Alone, very alone on a line — a line of poetry. — Jacques Derrida, Schibboleth: pour Paul Cela. (Editions Galilée, 1986)
…the book creates meaning, the meaning creates life. ― Roland Barthes, The Pleasure of the Text. (Hill andWang; Reissue edition, January 1, 1975)
Angel and muse come from without; the angel gives radiance, the muse gives precepts … On the other hand, the duende has to be roused in the very cells of the blood. — Federico García Lorca, from “Theory and Function of the Duende,” trans. J. L. Gilli, 1933, Toward the Open Field: Poets on the… Continue reading Federico García Lorca
A poet is a nightingale, who sits in darkness and sings to cheer its own solitude with sweet sounds. — Percy Bysshe Shelley, from “A Defence of Poetry,” 1820, Toward the Open Field: Poets on the Art of Poetry 1800-1950, ed. Melissa Kwasny (Wesleyan University Press, 2004)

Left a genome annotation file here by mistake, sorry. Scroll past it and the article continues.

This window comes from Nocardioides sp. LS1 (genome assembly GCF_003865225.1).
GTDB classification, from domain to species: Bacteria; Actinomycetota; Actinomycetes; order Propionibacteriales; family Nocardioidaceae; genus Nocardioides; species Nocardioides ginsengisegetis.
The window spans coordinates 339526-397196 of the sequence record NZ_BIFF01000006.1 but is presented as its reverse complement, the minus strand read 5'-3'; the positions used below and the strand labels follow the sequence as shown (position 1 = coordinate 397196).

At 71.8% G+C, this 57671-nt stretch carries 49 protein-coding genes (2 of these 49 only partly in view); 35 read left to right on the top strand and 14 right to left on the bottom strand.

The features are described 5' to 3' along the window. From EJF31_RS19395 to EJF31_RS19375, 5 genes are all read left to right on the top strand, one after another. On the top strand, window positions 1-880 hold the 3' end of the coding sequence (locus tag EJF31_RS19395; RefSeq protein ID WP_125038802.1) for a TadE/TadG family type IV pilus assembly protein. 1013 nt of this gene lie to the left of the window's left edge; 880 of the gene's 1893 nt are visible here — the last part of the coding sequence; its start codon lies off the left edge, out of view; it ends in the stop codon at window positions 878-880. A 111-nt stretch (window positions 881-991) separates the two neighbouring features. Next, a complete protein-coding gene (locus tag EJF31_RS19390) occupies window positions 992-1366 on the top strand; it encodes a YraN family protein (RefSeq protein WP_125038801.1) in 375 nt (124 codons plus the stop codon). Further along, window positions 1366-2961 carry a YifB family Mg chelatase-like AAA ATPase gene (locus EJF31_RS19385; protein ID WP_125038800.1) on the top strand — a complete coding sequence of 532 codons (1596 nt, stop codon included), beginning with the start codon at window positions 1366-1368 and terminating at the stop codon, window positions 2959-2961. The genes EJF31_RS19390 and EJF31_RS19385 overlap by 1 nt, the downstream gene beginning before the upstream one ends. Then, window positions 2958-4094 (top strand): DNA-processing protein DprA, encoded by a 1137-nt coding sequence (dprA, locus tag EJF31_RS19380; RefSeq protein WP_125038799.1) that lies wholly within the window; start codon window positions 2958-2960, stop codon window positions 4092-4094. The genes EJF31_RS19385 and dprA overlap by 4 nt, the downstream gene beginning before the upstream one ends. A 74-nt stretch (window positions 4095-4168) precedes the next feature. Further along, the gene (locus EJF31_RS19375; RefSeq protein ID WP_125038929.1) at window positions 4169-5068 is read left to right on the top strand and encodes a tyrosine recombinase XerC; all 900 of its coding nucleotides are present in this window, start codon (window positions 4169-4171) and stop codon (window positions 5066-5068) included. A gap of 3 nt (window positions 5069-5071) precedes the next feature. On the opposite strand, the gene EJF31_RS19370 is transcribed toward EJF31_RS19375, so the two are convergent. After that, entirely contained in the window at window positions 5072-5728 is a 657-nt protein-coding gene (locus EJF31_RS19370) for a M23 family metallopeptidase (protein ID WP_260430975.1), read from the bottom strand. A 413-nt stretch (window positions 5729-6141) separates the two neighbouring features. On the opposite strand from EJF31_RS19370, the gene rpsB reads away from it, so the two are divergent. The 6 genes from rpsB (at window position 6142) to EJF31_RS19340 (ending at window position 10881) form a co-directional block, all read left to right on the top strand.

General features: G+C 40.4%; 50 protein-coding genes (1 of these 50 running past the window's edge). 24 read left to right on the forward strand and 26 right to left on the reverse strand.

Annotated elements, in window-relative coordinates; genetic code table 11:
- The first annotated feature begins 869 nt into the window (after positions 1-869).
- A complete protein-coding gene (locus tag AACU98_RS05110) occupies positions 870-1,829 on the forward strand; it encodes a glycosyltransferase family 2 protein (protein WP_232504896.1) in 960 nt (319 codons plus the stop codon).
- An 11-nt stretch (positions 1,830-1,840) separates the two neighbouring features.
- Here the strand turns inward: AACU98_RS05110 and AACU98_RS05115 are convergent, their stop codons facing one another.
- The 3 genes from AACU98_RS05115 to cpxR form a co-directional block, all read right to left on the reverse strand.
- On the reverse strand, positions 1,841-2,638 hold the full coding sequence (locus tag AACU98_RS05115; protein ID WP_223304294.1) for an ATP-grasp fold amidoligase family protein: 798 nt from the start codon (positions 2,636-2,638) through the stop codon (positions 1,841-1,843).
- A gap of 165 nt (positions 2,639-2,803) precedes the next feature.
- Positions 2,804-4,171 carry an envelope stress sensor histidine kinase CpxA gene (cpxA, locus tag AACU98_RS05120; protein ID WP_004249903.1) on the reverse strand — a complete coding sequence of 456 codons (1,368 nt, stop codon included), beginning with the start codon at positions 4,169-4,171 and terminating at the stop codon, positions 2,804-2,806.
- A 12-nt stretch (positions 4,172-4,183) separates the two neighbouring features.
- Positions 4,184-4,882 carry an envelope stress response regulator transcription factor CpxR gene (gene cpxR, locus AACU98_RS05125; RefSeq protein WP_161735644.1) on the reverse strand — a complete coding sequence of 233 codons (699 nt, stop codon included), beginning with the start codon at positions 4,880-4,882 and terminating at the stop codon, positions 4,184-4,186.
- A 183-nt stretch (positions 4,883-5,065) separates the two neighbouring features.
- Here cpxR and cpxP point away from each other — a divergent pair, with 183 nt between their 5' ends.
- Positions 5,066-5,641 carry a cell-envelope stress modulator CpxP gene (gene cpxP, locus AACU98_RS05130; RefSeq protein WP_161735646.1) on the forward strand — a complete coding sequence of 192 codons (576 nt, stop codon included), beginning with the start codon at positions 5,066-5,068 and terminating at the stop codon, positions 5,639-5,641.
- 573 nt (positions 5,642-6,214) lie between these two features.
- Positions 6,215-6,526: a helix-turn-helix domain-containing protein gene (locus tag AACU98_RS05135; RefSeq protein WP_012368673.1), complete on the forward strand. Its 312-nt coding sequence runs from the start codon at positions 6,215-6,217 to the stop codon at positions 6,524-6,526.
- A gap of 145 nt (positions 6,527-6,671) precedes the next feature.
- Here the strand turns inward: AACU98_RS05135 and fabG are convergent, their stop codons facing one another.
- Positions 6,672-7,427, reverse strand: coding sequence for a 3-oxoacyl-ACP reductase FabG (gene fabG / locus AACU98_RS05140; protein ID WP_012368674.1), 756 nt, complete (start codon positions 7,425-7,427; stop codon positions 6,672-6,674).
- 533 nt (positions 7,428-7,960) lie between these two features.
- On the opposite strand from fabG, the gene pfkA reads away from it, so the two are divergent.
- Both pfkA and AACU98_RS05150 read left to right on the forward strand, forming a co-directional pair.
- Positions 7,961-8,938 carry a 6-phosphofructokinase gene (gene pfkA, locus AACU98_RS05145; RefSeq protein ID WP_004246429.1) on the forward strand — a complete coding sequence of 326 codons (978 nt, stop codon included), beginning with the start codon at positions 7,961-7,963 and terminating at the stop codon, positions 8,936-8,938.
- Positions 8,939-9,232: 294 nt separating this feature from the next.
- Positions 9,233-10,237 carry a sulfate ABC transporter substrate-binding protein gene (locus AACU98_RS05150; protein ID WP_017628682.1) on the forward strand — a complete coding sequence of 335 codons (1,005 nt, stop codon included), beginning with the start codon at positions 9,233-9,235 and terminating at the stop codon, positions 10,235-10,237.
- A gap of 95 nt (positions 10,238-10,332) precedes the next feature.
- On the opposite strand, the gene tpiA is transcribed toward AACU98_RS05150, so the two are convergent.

But beauty is not the only thing that makes a woman attractive; indeed, great beauty is often somewhat chilling: you admire, but are not moved. ― W. Somerset Maugham, Ten Novels and Their Authors. (Vintage; New Ed edition 2001) Originally published 1948.
It is possible, of course, that I may exaggerate about them. I certainly hope that I do; for where there is no exaggeration there is no love, and where there is no love there is no understanding. It is only about things that do not interest one, that one can give a really unbiassed opinion;… Continue reading Oscar Wilde
Truly fine poetry must be read aloud. A good poem does not allow itself to be read in a low voice or silently. If we can read it silently, it is not a valid poem: a poem demands pronunciation. Poetry always remembers that it was an oral art before it was a written art. It… Continue reading Jorge Luis Borges